Why An Abled Actor Shouldn’t Play a Disabled Character

Danielle Anzures, Staff Writer

In the modern day world, most people would be outraged if the role of a colored person was given to a white actor. In fact, we’ve seen cases of outrage at casting mistakes not even more than a couple of years ago.

Films like Ghost in the Shell, Netflix’s Death Note, and Pan experienced backlash for their casting choices. Actors of color have limited roles to choose from. So when a role meant for a person of color goes to a white actor it can be frustrating.

Despite this, audiences don’t think about it the same for disabled characters. Films like Me Before You and The Shape of Water do this. The roles of disabled and disfigured characters given to abled actors instead.

The reasoning for this usually falls into three categories.

  1. “They need a big star for this role or no one would see it”
  2. “An actor with a disability/disfigurement couldn’t meet the physical demands of the role”
  3. “They cast the best for the role”

Let’s address these comments.

This may come as a shock, but not everyone in a movie/show needs to be an established actor. In fact, most pieces of visual media have multiple characters, meaning the star doesn’t need to play the disabled character.

Again another shocker, but most actors have body doubles. And if a physical demand is really dangerous there is technology available to help with that.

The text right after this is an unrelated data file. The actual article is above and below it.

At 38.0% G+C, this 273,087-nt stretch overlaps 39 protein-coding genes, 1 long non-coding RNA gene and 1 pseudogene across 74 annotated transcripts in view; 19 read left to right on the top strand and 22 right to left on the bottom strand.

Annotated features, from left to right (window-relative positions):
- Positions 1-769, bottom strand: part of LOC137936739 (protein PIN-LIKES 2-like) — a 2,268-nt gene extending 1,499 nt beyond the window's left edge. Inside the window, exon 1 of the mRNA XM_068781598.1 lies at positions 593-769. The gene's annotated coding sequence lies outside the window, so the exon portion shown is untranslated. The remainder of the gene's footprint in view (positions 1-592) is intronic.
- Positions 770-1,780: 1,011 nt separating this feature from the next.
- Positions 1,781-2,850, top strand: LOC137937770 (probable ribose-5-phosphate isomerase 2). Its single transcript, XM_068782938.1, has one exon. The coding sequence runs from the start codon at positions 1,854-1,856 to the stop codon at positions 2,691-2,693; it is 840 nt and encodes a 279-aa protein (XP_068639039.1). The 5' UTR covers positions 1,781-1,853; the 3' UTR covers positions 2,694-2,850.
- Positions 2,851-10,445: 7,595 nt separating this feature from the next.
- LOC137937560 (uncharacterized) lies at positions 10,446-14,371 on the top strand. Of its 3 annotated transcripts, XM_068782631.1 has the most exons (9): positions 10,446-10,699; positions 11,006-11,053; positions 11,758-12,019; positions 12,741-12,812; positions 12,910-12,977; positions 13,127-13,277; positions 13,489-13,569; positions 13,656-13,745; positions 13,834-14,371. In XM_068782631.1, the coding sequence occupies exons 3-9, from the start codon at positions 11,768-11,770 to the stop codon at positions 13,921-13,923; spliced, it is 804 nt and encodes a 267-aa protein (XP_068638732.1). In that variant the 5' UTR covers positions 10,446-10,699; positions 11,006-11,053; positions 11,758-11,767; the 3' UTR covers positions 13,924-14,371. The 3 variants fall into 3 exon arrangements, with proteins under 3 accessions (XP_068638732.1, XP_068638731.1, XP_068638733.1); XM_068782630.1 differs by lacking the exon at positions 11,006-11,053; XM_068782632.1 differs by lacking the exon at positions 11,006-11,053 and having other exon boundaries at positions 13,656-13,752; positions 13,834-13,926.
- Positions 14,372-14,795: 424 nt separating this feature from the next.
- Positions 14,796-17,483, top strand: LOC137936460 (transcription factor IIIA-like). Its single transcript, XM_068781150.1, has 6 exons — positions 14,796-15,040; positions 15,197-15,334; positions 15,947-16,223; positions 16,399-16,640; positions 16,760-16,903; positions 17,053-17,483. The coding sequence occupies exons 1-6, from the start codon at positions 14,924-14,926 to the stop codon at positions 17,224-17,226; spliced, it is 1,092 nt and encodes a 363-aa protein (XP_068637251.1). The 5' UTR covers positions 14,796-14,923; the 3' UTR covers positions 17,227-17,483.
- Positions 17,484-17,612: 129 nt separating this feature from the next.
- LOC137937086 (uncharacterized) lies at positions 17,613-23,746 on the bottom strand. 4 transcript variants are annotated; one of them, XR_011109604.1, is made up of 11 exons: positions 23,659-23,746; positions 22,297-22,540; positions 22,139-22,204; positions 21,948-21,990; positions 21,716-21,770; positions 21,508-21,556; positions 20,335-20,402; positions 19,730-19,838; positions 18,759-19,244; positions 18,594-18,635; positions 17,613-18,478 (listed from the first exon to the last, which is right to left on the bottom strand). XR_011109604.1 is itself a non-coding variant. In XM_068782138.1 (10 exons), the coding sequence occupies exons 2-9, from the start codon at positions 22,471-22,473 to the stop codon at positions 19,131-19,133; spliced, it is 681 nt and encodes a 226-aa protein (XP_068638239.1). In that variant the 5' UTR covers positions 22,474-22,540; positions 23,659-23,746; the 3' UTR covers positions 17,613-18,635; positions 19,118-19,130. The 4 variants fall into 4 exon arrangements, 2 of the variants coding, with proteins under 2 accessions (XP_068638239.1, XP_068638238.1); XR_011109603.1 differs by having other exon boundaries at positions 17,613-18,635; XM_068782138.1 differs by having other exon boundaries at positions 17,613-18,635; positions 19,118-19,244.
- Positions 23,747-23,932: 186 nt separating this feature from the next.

The best choice response is possibly the worst answer. A good portion of the time casting directors rarely even look for disabled/disfigured actors.

In The Shape of Water, the main character is disabled and disfigured, actress Sally Hawkins is neither of those. Guillermo del Toro the director and one of the writers for the movie didn’t look for anyone else.

The best person for the job wasn’t necessarily Hawkins, the director just wanted her.

Here’s the thing, an abled actor will never be able to give a more real and genuine performance for a disabled character than a disabled actor could.

Disabled and disfigured actors live what the story writers try to tell. Films and tv shows should push to have these people behind and in front of the camera.

  • 7